We live in a time where you can sit on your couch, strap on a virtual reality headset and be moved to tears.
On Tuesday, a Reddit user shared a story in /r/Oculus that paints this exact picture.
"Thank you, Oculus, for bringing me back to a time and place to which I will never be able to return," the redditor wrote, describing their experience with the virtual reality headset Oculus Rift.
The time and place referenced is Christmas in New York City. What's meaningful for this particular user is that it brings them back to a time before their mother started showing signs of schizophrenia, according to the post. Before they moved to the Midwest on their own. Before they felt alone.
It has been years since I experienced the comfort of a familiar place, that sense of being safe with people you trust and love. It is hard to remember what it felt like when my family was in one piece, before I moved out and lived on my own. I haven't had a sense of what it is like to have a mother in so many years.
This redditor's "eyes welled with tears" because the experience tugged on their nostalgia strings.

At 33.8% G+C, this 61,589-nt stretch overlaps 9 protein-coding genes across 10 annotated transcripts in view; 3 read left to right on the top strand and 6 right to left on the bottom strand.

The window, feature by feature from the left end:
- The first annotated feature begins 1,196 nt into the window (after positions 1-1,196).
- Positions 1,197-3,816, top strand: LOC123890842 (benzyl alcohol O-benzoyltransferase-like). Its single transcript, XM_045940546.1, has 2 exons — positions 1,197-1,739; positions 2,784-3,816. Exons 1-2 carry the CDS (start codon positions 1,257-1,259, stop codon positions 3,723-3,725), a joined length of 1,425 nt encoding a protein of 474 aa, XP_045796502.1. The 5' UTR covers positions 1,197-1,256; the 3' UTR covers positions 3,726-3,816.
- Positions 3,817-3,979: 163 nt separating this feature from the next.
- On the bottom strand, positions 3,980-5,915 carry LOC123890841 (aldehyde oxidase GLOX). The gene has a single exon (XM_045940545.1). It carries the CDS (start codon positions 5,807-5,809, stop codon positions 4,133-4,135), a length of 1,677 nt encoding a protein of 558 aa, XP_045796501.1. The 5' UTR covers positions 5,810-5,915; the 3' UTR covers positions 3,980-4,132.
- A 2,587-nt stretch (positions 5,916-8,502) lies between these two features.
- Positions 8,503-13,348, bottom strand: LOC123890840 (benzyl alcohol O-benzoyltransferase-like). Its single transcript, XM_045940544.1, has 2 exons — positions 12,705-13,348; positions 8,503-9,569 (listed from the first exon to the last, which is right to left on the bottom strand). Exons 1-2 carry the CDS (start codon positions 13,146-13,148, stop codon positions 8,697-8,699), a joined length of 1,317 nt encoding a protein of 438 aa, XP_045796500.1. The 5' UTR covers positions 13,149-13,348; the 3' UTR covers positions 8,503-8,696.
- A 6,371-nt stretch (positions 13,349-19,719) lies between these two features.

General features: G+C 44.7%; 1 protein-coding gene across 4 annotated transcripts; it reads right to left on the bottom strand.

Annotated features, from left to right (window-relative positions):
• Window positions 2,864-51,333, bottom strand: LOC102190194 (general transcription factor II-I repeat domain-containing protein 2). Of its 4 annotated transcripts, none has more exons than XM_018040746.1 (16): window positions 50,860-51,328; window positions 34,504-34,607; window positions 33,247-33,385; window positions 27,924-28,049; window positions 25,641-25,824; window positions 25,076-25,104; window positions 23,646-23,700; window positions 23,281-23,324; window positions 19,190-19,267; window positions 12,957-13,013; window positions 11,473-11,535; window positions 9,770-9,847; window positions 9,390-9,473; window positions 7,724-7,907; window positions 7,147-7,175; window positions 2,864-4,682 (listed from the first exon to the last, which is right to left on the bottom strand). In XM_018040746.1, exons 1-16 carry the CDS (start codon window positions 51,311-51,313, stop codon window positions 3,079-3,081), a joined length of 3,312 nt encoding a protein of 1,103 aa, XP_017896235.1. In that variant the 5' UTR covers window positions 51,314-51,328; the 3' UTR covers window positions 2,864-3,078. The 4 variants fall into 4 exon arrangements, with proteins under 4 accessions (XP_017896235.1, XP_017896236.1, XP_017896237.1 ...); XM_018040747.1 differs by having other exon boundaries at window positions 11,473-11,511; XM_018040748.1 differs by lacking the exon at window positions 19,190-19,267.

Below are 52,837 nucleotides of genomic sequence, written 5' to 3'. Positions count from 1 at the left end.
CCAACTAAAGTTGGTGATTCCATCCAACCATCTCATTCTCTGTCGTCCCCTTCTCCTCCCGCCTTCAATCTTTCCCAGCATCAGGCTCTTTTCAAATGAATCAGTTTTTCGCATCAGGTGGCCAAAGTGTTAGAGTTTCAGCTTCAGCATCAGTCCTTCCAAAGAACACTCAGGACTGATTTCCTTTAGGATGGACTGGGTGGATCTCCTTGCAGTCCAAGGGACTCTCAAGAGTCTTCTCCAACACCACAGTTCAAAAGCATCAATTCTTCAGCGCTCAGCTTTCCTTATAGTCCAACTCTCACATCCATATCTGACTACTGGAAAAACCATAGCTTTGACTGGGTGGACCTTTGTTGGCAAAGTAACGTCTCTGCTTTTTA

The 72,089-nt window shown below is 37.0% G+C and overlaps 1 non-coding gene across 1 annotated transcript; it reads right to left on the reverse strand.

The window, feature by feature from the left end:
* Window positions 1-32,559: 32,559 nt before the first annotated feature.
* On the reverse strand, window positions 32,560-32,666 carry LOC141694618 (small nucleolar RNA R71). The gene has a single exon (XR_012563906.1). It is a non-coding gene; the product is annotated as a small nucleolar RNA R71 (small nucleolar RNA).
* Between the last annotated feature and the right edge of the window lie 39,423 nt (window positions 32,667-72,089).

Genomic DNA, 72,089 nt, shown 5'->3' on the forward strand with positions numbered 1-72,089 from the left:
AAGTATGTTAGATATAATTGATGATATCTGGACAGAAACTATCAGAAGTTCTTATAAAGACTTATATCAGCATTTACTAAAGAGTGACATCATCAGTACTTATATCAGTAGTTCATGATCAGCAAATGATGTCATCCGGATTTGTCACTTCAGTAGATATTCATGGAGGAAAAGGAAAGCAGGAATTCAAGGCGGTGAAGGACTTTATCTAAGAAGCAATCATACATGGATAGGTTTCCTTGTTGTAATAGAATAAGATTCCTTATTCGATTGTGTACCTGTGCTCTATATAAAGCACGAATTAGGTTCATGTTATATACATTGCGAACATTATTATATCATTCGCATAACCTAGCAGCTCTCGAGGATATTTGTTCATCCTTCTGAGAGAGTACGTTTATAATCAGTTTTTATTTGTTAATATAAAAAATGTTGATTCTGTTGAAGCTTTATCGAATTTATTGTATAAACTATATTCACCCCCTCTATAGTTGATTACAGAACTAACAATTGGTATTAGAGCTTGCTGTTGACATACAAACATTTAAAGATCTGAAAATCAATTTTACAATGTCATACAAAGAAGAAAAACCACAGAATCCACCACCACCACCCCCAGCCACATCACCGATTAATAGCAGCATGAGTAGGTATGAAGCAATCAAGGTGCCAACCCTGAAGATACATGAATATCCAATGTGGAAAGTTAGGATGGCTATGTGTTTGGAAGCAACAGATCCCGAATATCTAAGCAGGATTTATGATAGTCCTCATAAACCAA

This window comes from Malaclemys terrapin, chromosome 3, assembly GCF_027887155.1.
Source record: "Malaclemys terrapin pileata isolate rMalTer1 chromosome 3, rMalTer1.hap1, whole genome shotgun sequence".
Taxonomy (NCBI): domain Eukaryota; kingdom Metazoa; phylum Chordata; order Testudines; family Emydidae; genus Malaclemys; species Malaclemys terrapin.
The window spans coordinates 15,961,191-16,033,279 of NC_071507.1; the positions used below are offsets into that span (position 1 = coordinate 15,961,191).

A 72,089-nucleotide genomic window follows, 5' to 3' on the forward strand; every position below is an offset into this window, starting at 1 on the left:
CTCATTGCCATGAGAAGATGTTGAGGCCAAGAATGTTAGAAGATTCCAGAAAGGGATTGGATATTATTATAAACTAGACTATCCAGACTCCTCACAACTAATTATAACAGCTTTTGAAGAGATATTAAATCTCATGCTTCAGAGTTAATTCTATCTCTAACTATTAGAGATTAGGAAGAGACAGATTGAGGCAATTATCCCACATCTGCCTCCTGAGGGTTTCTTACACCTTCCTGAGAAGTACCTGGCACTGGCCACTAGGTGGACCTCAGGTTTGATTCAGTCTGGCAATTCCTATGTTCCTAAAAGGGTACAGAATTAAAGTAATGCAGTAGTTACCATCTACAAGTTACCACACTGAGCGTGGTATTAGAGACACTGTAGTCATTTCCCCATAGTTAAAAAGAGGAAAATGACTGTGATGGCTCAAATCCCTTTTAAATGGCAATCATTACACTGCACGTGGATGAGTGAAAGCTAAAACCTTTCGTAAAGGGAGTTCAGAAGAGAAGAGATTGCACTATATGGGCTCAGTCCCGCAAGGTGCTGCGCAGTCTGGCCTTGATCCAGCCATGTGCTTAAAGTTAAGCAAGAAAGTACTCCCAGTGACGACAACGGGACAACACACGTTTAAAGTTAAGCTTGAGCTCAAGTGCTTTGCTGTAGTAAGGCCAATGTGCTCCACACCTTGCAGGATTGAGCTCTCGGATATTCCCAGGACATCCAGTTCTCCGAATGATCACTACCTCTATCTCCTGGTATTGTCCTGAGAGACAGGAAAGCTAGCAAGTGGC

To my right was an inconspicuous doorway aligned with an unassuming shop window. The sign: "Teuscher Chocolates"
A virtual reality experience doesn't always need to wow users into oblivion; it just needs to make a connection with them, and often that means rooting the experience in the user's reality. The comments on this thread make that evident.
One user suggested capturing "precious memories" and vacations in 360 degrees. Another wished they had a 360-degree camera instead of just a smartphone to capture their travels in Cambodia. Others suggested recording family dinners, kids' first steps and really anything you'd capture with your smartphone in the hopes of looking back in a more immersive way to create a scrapbook that isn't confined to two dimensions.
Virtual reality content is inundated with boring, nauseating and just straight-up bad content. If a simple virtual walk through Rockefeller Center can draw such a soul-stirring experience, it's evident that complexity isn't key — making a connection is. In other words, the hardware is just half the battle. Content is king.
Read the Reddit post in full below: